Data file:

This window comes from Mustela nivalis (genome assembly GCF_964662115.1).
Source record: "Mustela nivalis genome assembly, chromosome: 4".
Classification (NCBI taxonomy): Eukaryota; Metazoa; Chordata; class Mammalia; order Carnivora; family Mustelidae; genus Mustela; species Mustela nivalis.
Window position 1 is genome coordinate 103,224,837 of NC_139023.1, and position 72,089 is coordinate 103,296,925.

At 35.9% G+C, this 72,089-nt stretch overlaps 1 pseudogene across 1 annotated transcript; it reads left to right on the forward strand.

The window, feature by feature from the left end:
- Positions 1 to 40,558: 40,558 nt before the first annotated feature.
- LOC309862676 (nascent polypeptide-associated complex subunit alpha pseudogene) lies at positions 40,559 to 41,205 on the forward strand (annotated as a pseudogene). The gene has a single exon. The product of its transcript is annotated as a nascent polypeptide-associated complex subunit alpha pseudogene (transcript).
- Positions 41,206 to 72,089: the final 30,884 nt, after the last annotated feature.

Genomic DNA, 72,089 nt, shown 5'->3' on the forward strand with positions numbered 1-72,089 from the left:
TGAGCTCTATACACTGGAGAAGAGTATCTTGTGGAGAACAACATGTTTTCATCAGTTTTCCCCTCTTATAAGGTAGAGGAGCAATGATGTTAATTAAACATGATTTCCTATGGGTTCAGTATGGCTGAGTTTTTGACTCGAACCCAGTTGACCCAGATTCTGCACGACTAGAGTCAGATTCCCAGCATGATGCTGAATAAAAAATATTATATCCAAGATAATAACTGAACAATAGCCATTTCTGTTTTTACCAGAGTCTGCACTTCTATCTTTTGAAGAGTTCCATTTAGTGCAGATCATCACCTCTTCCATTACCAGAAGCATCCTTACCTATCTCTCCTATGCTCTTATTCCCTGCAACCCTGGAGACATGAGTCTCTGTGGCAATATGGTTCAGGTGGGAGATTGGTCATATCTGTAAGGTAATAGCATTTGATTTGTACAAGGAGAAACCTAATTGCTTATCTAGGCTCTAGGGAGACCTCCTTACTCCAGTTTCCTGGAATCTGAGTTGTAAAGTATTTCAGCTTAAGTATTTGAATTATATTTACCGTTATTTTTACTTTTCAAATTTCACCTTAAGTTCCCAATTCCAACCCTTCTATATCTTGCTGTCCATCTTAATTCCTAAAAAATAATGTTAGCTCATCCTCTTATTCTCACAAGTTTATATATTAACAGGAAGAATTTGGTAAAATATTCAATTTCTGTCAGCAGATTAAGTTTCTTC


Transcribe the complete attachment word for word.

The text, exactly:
This window comes from Mustela nivalis (genome assembly GCF_964662115.1).
Source record: "Mustela nivalis genome assembly, chromosome: 4".
Classification (NCBI taxonomy): Eukaryota; Metazoa; Chordata; class Mammalia; order Carnivora; family Mustelidae; genus Mustela; species Mustela nivalis.
Window position 1 is genome coordinate 103,224,837 of NC_139023.1, and position 72,089 is coordinate 103,296,925.

At 35.9% G+C, this 72,089-nt stretch overlaps 1 pseudogene across 1 annotated transcript; it reads left to right on the forward strand.

The window, feature by feature from the left end:
- Positions 1 to 40,558: 40,558 nt before the first annotated feature.
- LOC309862676 (nascent polypeptide-associated complex subunit alpha pseudogene) lies at positions 40,559 to 41,205 on the forward strand (annotated as a pseudogene). The gene has a single exon. The product of its transcript is annotated as a nascent polypeptide-associated complex subunit alpha pseudogene (transcript).
- Positions 41,206 to 72,089: the final 30,884 nt, after the last annotated feature.

Genomic DNA, 72,089 nt, shown 5'->3' on the forward strand with positions numbered 1-72,089 from the left:
TGAGCTCTATACACTGGAGAAGAGTATCTTGTGGAGAACAACATGTTTTCATCAGTTTTCCCCTCTTATAAGGTAGAGGAGCAATGATGTTAATTAAACATGATTTCCTATGGGTTCAGTATGGCTGAGTTTTTGACTCGAACCCAGTTGACCCAGATTCTGCACGACTAGAGTCAGATTCCCAGCATGATGCTGAATAAAAAATATTATATCCAAGATAATAACTGAACAATAGCCATTTCTGTTTTTACCAGAGTCTGCACTTCTATCTTTTGAAGAGTTCCATTTAGTGCAGATCATCACCTCTTCCATTACCAGAAGCATCCTTACCTATCTCTCCTATGCTCTTATTCCCTGCAACCCTGGAGACATGAGTCTCTGTGGCAATATGGTTCAGGTGGGAGATTGGTCATATCTGTAAGGTAATAGCATTTGATTTGTACAAGGAGAAACCTAATTGCTTATCTAGGCTCTAGGGAGACCTCCTTACTCCAGTTTCCTGGAATCTGAGTTGTAAAGTATTTCAGCTTAAGTATTTGAATTATATTTACCGTTATTTTTACTTTTCAAATTTCACCTTAAGTTCCCAATTCCAACCCTTCTATATCTTGCTGTCCATCTTAATTCCTAAAAAATAATGTTAGCTCATCCTCTTATTCTCACAAGTTTATATATTAACAGGAAGAATTTGGTAAAATATTCAATTTCTGTCAGCAGATTAAGTTTCTTC